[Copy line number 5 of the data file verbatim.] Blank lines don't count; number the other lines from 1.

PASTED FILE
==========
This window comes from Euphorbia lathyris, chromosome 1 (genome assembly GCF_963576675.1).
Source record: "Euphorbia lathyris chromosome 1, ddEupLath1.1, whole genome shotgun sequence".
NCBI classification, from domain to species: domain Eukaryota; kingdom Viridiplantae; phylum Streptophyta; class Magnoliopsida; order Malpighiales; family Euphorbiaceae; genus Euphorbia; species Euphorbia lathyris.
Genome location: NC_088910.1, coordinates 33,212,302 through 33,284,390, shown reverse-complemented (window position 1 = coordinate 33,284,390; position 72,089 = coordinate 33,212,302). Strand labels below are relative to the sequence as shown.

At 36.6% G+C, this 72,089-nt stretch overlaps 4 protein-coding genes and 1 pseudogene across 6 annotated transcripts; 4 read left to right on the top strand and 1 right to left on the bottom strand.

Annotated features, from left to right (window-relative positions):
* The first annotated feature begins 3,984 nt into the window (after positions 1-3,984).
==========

At 36.6% G+C, this 72,089-nt stretch overlaps 4 protein-coding genes and 1 pseudogene across 6 annotated transcripts; 4 read left to right on the top strand and 1 right to left on the bottom strand.